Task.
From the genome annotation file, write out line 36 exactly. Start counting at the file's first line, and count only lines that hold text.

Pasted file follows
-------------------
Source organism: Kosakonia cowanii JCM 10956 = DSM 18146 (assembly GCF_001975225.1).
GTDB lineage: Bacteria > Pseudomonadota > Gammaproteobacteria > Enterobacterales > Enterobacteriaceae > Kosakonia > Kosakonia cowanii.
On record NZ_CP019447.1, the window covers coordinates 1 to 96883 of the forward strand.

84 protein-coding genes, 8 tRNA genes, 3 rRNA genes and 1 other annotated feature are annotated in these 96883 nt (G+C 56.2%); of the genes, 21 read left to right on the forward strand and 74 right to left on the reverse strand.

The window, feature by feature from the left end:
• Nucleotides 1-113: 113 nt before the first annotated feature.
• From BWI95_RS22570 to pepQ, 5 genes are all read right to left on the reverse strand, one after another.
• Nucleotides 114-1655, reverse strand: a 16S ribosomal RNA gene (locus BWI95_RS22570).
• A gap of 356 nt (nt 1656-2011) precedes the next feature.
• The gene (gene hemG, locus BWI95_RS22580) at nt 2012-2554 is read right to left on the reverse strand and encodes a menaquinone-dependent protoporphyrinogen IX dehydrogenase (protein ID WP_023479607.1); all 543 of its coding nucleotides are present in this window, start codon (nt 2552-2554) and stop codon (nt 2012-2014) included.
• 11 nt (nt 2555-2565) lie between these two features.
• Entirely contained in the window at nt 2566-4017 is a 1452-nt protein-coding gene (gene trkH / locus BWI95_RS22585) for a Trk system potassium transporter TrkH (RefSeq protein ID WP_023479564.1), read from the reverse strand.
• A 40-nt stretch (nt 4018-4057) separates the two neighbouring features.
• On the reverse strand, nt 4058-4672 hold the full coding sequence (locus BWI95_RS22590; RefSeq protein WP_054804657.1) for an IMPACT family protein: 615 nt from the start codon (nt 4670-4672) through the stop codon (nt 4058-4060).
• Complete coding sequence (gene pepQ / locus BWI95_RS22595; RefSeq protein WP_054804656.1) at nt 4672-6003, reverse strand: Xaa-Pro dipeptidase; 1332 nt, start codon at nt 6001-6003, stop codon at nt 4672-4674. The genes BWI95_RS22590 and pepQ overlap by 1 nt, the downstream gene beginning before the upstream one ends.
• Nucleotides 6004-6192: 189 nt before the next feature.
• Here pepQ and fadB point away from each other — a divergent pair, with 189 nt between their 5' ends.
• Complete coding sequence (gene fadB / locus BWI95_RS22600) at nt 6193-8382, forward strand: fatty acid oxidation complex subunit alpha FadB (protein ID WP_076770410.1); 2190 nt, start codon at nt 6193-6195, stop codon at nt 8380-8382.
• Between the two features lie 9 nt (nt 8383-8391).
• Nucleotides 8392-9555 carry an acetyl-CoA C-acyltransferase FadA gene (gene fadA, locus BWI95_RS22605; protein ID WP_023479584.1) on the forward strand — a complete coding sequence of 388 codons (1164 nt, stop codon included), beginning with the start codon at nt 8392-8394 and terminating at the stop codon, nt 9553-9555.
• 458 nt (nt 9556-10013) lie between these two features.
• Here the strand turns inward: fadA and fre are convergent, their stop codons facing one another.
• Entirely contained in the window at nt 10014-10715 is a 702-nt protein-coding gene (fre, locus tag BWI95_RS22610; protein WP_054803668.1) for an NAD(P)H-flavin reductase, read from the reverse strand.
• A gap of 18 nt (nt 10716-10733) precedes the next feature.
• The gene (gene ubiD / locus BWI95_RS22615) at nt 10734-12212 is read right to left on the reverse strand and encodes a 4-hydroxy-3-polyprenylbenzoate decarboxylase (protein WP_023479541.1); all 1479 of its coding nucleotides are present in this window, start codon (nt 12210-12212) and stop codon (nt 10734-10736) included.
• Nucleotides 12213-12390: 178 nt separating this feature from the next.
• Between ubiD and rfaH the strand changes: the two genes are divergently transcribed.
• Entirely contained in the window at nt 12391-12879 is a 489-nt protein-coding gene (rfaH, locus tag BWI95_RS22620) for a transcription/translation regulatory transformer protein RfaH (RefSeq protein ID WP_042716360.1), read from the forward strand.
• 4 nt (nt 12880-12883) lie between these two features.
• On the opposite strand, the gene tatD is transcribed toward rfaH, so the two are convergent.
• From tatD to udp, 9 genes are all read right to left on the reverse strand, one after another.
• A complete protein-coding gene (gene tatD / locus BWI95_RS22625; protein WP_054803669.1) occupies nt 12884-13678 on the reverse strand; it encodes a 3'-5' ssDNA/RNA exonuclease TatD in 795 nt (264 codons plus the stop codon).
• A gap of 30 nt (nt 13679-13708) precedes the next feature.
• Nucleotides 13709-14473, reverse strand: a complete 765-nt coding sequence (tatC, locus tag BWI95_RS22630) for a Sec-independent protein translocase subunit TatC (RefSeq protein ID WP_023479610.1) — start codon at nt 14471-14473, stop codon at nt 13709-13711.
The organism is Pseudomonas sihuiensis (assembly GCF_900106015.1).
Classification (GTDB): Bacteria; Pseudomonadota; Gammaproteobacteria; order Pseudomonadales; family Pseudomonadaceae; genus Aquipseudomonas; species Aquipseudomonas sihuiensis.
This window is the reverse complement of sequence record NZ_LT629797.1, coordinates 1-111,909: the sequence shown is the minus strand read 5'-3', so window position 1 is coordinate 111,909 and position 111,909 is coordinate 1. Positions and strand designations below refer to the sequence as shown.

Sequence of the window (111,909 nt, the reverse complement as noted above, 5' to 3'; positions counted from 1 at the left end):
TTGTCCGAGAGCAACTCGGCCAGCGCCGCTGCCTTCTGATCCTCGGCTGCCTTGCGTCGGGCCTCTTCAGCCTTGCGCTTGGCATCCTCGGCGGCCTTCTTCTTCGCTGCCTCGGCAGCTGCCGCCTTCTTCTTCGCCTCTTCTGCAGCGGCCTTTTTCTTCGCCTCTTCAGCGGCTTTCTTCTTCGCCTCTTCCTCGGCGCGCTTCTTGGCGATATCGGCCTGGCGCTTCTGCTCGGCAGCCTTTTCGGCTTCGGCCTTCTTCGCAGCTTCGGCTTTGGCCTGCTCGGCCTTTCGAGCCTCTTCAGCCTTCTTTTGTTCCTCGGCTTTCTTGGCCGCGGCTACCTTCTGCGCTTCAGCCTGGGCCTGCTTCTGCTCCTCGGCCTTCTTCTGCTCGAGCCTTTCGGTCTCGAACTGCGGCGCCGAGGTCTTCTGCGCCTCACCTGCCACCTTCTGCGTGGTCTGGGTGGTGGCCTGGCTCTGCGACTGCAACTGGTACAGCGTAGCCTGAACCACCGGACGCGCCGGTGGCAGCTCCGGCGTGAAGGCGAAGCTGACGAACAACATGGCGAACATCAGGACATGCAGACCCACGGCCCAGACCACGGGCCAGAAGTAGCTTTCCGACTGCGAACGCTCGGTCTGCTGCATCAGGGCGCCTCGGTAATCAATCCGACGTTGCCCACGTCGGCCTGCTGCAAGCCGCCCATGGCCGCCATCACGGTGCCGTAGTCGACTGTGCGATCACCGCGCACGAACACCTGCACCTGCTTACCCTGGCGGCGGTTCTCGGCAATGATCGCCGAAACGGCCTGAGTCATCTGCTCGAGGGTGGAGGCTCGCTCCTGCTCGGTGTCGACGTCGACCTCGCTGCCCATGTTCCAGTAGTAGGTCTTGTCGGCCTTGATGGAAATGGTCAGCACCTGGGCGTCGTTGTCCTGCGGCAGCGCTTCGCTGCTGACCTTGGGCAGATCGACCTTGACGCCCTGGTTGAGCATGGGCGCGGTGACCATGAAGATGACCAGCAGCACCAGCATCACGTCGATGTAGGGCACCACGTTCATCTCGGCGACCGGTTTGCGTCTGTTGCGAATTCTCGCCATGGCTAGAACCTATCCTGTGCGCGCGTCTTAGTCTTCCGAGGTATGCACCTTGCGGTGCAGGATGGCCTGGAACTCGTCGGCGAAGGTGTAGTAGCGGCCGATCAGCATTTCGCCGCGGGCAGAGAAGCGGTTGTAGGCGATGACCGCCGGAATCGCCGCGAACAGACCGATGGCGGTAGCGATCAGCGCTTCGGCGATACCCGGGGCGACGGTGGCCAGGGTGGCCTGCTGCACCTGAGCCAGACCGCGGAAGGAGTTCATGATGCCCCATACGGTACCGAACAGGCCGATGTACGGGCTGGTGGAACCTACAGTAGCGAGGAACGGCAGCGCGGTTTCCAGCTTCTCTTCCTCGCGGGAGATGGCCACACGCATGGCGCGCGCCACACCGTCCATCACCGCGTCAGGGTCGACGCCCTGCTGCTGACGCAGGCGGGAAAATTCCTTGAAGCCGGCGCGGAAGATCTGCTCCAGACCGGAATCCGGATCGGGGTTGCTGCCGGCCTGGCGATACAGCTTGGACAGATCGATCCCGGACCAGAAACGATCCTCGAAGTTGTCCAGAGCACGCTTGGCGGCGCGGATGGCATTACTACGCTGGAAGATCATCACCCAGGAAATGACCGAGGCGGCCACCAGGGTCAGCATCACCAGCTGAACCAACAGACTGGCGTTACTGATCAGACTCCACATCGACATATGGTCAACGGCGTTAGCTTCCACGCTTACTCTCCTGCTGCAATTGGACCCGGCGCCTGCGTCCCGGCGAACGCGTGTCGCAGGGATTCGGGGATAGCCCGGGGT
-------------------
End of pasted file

Classification (GTDB): Bacteria; Pseudomonadota; Gammaproteobacteria; order Pseudomonadales; family Pseudomonadaceae; genus Aquipseudomonas; species Aquipseudomonas sihuiensis.